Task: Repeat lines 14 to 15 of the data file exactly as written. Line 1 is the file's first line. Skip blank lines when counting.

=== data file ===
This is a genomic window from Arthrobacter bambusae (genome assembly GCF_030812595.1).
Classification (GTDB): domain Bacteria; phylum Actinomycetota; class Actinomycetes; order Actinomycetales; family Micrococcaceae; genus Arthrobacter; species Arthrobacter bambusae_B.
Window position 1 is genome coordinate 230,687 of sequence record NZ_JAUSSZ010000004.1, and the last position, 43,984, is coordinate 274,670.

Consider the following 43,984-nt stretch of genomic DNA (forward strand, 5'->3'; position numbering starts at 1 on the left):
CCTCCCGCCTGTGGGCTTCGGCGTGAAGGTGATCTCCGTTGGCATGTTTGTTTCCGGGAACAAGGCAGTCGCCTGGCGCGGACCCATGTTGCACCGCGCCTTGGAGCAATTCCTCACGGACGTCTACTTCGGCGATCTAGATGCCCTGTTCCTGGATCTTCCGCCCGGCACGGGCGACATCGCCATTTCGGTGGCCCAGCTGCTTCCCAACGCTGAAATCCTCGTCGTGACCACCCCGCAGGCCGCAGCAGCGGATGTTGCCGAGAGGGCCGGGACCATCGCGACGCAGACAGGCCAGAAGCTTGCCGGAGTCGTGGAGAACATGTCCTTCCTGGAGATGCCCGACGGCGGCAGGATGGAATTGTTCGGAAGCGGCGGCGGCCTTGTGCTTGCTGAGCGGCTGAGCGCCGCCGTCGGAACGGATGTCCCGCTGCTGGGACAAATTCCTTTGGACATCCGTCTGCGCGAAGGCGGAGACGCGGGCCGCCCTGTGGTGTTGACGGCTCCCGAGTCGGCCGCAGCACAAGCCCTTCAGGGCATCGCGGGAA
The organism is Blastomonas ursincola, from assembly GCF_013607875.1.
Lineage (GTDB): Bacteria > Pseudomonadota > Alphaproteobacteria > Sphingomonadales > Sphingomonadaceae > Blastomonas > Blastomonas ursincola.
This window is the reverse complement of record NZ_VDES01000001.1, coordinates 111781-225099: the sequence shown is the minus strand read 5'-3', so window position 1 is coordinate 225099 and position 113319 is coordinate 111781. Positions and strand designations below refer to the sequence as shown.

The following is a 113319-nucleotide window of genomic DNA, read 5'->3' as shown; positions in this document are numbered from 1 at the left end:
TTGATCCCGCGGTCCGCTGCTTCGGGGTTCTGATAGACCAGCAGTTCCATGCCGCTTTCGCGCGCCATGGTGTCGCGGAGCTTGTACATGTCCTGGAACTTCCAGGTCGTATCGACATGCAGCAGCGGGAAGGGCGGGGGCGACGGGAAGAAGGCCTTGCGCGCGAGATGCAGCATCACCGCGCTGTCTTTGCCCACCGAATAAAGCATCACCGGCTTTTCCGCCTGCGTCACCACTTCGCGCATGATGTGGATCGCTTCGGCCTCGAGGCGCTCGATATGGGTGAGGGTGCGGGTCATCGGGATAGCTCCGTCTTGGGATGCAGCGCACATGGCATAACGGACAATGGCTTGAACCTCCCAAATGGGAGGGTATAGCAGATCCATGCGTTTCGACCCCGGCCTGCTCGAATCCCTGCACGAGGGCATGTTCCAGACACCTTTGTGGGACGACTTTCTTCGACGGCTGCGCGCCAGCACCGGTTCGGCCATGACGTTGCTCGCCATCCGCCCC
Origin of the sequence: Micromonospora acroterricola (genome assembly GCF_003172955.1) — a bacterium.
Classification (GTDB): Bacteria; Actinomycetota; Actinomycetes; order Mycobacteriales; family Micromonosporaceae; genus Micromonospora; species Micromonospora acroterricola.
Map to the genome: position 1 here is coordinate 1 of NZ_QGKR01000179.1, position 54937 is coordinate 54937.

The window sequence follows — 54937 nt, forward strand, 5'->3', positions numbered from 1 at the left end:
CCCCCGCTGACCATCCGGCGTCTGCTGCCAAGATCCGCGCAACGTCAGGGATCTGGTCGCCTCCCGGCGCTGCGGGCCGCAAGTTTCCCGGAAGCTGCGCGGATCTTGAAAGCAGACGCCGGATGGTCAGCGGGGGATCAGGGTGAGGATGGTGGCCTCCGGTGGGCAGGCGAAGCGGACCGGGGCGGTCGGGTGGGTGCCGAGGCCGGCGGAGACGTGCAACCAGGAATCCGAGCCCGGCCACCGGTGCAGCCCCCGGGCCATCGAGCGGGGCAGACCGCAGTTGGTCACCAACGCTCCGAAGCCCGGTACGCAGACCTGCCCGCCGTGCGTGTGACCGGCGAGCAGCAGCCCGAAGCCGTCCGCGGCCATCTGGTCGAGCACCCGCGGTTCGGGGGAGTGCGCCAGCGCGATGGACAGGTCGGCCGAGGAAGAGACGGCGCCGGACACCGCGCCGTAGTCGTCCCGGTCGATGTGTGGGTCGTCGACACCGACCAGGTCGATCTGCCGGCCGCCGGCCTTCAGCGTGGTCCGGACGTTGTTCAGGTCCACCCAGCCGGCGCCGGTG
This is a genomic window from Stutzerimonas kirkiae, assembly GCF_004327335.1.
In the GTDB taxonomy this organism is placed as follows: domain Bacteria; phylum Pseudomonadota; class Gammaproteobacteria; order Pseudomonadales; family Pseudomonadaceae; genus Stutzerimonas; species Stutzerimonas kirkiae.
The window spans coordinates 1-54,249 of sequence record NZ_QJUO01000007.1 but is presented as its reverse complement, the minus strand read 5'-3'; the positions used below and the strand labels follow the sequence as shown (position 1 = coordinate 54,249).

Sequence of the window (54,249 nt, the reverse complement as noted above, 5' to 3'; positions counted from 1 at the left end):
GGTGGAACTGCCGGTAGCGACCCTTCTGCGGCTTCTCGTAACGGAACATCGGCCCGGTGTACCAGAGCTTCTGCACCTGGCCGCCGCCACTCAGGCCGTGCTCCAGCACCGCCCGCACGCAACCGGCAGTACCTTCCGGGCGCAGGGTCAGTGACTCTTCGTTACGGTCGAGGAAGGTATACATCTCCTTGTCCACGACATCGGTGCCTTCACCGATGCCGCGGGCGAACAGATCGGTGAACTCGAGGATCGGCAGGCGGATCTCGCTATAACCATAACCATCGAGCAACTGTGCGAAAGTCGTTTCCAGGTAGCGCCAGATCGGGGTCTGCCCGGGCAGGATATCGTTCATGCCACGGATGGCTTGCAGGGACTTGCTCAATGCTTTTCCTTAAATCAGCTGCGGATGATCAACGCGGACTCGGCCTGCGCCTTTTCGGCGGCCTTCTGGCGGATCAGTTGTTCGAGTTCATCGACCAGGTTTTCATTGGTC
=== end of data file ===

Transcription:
The window sequence follows — 54937 nt, forward strand, 5'->3', positions numbered from 1 at the left end:
CCCCCGCTGACCATCCGGCGTCTGCTGCCAAGATCCGCGCAACGTCAGGGATCTGGTCGCCTCCCGGCGCTGCGGGCCGCAAGTTTCCCGGAAGCTGCGCGGATCTTGAAAGCAGACGCCGGATGGTCAGCGGGGGATCAGGGTGAGGATGGTGGCCTCCGGTGGGCAGGCGAAGCGGACCGGGGCGGTCGGGTGGGTGCCGAGGCCGGCGGAGACGTGCAACCAGGAATCCGAGCCCGGCCACCGGTGCAGCCCCCGGGCCATCGAGCGGGGCAGACCGCAGTTGGTCACCAACGCTCCGAAGCCCGGTACGCAGACCTGCCCGCCGTGCGTGTGACCGGCGAGCAGCAGCCCGAAGCCGTCCGCGGCCATCTGGTCGAGCACCCGCGGTTCGGGGGAGTGCGCCAGCGCGATGGACAGGTCGGCCGAGGAAGAGACGGCGCCGGACACCGCGCCGTAGTCGTCCCGGTCGATGTGTGGGTCGTCGACACCGACCAGGTCGATCTGCCGGCCGCCGGCCTTCAGCGTGGTCCGGACGTTGTTCAGGTCCACCCAGCCGGCGCCGGTG